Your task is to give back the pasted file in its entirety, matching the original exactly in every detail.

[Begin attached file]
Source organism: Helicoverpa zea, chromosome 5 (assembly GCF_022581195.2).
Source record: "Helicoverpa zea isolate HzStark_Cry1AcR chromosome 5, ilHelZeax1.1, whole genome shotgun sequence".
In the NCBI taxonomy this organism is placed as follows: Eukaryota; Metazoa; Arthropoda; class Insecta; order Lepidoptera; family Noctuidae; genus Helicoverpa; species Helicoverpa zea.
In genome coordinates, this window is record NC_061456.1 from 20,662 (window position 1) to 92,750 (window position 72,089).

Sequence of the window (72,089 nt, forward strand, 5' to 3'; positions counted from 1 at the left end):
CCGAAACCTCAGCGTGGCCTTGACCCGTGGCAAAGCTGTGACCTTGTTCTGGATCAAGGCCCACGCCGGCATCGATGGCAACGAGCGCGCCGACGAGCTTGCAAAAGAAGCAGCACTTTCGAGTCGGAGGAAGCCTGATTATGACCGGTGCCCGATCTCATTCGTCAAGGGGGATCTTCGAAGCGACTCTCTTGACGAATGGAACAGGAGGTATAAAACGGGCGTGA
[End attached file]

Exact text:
Source organism: Helicoverpa zea, chromosome 5 (assembly GCF_022581195.2).
Source record: "Helicoverpa zea isolate HzStark_Cry1AcR chromosome 5, ilHelZeax1.1, whole genome shotgun sequence".
In the NCBI taxonomy this organism is placed as follows: Eukaryota; Metazoa; Arthropoda; class Insecta; order Lepidoptera; family Noctuidae; genus Helicoverpa; species Helicoverpa zea.
In genome coordinates, this window is record NC_061456.1 from 20,662 (window position 1) to 92,750 (window position 72,089).

Sequence of the window (72,089 nt, forward strand, 5' to 3'; positions counted from 1 at the left end):
CCGAAACCTCAGCGTGGCCTTGACCCGTGGCAAAGCTGTGACCTTGTTCTGGATCAAGGCCCACGCCGGCATCGATGGCAACGAGCGCGCCGACGAGCTTGCAAAAGAAGCAGCACTTTCGAGTCGGAGGAAGCCTGATTATGACCGGTGCCCGATCTCATTCGTCAAGGGGGATCTTCGAAGCGACTCTCTTGACGAATGGAACAGGAGGTATAAAACGGGCGTGA